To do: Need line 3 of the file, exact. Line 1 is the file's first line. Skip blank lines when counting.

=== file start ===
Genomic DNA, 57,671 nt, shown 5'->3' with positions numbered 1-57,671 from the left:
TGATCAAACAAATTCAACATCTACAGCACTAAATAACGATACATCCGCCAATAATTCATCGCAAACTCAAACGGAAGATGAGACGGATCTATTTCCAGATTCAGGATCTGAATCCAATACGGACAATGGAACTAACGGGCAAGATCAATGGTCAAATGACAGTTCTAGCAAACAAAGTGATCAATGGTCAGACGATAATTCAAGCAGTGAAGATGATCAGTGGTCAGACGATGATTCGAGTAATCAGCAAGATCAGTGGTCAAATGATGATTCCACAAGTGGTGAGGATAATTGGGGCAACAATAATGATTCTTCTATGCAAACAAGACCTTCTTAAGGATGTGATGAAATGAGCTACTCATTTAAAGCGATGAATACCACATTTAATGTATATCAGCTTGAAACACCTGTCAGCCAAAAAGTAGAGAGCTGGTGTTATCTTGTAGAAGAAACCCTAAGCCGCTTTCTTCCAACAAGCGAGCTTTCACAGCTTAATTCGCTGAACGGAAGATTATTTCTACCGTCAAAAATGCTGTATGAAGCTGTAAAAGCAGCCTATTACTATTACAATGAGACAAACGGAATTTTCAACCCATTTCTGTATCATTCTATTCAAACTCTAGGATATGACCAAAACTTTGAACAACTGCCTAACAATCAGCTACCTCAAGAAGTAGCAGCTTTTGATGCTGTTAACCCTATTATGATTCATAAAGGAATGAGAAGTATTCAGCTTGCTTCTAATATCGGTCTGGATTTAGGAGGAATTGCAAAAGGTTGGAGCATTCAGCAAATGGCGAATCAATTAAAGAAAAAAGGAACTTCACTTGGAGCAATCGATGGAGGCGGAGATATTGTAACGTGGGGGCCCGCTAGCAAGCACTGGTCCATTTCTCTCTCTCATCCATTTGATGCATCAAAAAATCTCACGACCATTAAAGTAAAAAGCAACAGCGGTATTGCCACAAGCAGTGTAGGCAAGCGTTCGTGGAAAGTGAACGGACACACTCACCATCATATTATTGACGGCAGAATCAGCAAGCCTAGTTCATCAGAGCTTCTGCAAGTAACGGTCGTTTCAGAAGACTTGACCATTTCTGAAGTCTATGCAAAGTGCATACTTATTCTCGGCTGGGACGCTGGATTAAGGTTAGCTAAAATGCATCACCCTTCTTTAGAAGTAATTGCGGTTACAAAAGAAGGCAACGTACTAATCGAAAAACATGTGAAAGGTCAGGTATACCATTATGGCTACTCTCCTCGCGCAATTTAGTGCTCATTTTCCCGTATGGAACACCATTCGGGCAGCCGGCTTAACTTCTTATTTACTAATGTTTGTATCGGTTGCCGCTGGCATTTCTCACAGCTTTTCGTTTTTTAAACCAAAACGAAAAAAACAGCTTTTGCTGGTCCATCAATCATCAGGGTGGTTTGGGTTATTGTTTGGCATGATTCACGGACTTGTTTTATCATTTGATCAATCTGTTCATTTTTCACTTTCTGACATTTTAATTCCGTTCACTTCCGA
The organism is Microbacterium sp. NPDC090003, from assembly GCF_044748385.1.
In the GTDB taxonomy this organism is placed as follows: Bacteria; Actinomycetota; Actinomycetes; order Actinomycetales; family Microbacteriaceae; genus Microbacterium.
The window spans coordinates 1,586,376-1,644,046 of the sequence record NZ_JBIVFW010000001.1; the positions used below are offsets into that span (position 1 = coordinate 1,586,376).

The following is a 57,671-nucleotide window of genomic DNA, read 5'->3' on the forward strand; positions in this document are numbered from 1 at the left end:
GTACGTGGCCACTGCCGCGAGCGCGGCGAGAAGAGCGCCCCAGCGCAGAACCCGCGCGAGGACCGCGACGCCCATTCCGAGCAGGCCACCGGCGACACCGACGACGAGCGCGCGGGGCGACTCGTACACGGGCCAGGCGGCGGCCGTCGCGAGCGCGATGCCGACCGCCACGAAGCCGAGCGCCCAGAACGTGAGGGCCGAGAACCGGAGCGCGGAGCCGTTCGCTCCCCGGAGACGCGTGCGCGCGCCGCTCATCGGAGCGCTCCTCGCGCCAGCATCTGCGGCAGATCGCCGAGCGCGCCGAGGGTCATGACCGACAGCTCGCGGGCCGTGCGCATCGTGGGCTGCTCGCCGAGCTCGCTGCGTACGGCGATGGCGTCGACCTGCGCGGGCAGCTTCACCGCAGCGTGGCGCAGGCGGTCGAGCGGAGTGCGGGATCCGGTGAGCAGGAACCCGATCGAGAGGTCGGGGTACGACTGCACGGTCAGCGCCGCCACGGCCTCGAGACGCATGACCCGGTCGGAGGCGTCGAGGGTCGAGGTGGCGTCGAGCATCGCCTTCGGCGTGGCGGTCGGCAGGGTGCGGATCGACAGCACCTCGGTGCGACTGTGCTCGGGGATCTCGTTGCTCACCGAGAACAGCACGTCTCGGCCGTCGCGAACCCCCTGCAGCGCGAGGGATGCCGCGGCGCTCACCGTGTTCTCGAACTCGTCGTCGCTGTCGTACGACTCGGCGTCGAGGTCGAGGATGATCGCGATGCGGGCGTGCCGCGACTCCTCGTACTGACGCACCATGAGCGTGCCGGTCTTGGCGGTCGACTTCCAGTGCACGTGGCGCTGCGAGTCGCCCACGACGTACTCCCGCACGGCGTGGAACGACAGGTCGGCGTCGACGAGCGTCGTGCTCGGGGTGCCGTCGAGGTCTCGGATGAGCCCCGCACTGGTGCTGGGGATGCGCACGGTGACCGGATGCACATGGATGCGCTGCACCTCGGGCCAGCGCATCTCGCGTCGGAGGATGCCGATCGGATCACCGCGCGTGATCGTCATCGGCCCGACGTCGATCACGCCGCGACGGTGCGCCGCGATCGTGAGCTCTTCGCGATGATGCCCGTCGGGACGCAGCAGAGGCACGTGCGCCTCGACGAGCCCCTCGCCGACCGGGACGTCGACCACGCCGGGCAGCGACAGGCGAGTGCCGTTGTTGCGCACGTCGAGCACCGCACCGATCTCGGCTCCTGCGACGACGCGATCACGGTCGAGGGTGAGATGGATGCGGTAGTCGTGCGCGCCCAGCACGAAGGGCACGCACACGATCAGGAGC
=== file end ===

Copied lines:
The organism is Microbacterium sp. NPDC090003, from assembly GCF_044748385.1.